If the leaf scars (the small "bugs") are straightly orientated upwards, it would imo show a spiral structure on the whole bark, although lepidodendron fossils of other genus I have found in Plantguy's links dont.

Does anyone know the genus of the bark fossil in the upper link? (Anywhere I found it, it was only described as "lepidodendron", without genus). This might also be a solution for the treetop shape/texture.

A rotting tree in the background is also a test - it has not got a texture yet. In the final version, there will of course be a lot of those, waiting to become coal ;)

The "9" in the upper left is a very evil number :( It means the FPS, frames per second.

It should at least be > 60, because there are really few objects, and not much polys (in this version, a single tree has less than 5.000!)

I already found a lot of problems in my implementation (E.g. the water reflection is rendered with highest details, the shadow map is rendered twice, the trees are not instanced, the treetop is not tristripping-friendly etc.). But since a new Ogre3D version is coming soon, I'll probably wait until that. I'm not sure.

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Really cool reconstruction! To my eye the tree trunks should be thicker, or the trees shorter. The fossil tree reconstructions I have seen in museums seem more robust. That may be because they are limited by the height of the museum ceiling, but I am by no means an expert so take it for what its worth.

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I can't help with the accuracy, though it sure looks good to me, but I just had to comment that your artwork is incredible and this is a wonderful undertaking. Thank you.

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I thought about the spiralness.

My guideline for the bark texture was http://nottinghamscience.blogspot.de/2013/03/talk-world-in-10-fossils.html (scroll down to 5.Lepidodendron).

If the leaf scars (the small "bugs") are straightly orientated upwards, it would imo show a spiral structure on the whole bark, although lepidodendron fossils of other genus I have found in Plantguy's links dont....

I am pretty sure that these 'trees' would have grown from the top, in whorls (not spirals).

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  • 2 weeks later...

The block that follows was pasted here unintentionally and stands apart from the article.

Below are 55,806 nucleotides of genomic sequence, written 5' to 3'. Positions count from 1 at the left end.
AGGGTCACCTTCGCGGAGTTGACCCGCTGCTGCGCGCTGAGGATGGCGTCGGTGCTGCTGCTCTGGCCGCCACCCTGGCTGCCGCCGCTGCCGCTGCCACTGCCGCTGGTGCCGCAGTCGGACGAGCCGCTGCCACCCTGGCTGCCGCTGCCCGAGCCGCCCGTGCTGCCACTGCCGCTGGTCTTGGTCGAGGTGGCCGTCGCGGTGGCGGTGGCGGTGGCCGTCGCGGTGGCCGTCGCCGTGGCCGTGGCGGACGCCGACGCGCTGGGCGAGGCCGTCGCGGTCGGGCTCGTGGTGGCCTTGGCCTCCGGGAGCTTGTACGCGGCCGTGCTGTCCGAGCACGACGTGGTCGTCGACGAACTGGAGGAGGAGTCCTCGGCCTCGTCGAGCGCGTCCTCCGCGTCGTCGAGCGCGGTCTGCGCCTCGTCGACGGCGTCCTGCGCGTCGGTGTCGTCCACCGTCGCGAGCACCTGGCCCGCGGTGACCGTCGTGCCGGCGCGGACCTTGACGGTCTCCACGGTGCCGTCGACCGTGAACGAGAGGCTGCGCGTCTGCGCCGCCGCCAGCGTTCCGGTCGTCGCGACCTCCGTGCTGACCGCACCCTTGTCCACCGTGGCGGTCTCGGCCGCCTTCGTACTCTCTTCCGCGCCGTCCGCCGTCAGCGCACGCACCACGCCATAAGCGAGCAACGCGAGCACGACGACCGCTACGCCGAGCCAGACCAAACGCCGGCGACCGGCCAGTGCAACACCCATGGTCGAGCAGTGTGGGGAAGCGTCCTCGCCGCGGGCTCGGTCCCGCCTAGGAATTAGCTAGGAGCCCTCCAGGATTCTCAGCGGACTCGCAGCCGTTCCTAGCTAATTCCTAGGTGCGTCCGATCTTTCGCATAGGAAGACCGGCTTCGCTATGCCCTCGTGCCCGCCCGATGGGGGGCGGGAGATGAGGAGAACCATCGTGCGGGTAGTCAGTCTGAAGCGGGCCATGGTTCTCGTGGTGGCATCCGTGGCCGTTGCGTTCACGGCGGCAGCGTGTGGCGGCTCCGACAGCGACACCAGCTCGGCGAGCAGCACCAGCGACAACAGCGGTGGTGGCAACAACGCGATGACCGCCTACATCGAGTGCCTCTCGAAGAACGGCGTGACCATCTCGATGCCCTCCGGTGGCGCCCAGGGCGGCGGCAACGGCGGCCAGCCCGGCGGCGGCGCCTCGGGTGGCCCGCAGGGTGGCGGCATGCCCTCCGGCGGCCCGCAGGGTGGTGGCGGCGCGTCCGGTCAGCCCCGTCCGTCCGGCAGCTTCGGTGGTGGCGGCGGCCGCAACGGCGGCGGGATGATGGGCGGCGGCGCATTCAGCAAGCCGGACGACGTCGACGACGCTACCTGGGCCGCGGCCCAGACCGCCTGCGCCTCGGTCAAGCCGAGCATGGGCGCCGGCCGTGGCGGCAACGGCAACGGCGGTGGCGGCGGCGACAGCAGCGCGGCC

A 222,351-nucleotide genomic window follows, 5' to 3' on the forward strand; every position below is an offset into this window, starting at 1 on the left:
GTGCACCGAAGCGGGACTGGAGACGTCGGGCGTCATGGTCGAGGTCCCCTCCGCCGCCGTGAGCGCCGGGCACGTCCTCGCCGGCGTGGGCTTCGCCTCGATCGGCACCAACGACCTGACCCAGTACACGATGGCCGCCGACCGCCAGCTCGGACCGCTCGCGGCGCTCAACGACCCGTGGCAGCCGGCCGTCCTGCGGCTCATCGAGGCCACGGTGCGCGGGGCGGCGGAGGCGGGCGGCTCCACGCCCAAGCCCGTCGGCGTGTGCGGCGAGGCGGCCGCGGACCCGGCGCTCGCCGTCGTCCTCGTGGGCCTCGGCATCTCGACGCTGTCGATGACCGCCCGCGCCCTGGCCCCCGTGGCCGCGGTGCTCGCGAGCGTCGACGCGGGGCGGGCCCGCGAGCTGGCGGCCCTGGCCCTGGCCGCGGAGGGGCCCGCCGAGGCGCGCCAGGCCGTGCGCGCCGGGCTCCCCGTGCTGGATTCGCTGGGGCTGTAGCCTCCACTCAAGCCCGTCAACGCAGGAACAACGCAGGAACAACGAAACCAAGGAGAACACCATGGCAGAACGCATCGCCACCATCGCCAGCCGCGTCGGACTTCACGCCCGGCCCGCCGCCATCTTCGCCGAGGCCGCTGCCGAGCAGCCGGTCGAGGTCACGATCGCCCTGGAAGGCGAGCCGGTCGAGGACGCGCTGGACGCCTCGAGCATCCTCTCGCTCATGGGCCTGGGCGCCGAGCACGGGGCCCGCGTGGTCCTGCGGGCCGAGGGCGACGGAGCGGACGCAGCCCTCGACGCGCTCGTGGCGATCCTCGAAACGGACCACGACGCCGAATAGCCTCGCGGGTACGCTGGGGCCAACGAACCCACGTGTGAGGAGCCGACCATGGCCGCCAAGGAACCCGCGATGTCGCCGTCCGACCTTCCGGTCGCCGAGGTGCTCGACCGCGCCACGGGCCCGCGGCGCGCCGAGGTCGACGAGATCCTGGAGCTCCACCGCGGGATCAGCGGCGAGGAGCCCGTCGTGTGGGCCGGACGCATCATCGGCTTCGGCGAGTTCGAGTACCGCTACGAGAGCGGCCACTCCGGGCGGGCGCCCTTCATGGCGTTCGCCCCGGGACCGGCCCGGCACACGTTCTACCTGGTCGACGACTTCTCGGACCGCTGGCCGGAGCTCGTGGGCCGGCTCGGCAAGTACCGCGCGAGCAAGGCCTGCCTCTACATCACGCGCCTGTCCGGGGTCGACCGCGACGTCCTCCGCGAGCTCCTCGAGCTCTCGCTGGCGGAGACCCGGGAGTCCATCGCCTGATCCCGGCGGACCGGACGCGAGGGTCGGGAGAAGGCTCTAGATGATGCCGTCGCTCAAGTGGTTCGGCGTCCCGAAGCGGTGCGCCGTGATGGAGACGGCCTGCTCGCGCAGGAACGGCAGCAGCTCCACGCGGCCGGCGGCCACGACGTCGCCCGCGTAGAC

Nice job.

Your branching appears to be a bit different than most reconstructions of lepidodendron. Most reconstructions have a Y-split of the main trunk, then further Y-splits of those and so forth. Yours appears to have side branching off a main straight trunk. Is that intentional?

Here's an older illustration that shows the repeating Y-splits to which I refer.


Edited by Stocksdale
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Thank you for the image.

No, that's not really intentional - I think that my "Lepidodendrons" simply look too much like recent trees.

Your illustration is really good.

I also found some other illustrations, which back your opinion:



This looks far more realistic to me, and imo looks more, like a "giant clubmoss" would do.

I think, my rework will go in this direction.

Until now, I was struggling with engine performance and already have made some advance - updated to Ogre 1.9 and made some minor performance improvements.

Not much to show here; the number is now "14" and still way too low :-(

The performance was amongst others hit by extreme overdraw due to the treetops. Well, reworking the trees would fix this en passant ;)

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I imagine this must be a daunting undertaking. Thanks for doing it and thanks for sharing your progress. :popcorn:

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I think the Stocksdale's hint pointed into a good direction.

It begins to feel right now...

I made the trunks a bit thicker.

It is built up completely by Y-splits now.

The leaf is more like in other illustrations. It will become a bit more narrow though.

Lepidostrobus are still missing.

I think from this point up I can start to finalize this plant. Thank you :)

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I've nothing scientific to base this on, but I tend to think of a 'Coal Forest' as being dense, with a closed canopy that is interrupted only by watercourses and toppled trees.

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Nice. Yes, I think the trees are looking more like the classic lepidodendron.

You might want to keep your earlier version as a basis for trees that do have a straight central trunk.

Along those lines, I found this illustration from a 1981 paper by Smithsonians' paleobotanist Bill DiMichele. The illustration shows a few different species of lepidodendrale and some of the shorter ones look like they did have more of a central trunk (at least in this illustration).


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I've nothing scientific to base this on, but I tend to think of a 'Coal Forest' as being dense, with a closed canopy that is interrupted only by watercourses and toppled trees.

Good point. I imagine he may be working on just the top canopy and will be filling in other species as the project progresses.

Other species in the middle canopy (10 meters tall and under) could be the medullosa (seed ferns) and tree fern psaronius. And another common lepidodendrale that is a bit different that could be included is sigillaria.

Also, a species that has a central trunk is the early forerunner of angiosperms, cordaites. There would also be climbing fern vines and epiphytes growing on the lepidodendrons and psaronius.

ADDED NOTE: While listing these, I shouldn't forget the equisetum horsetails calamites. They were an important part of the coal forest composition.

ANOTHER ADDED NOTE: It would be really cool (but may not be possible) for the user to determine the composition of the forest by typing in the different species and percentage. Then the program generating a world based on those parameters.

Edited by Stocksdale
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And the earth was without form, and void... B)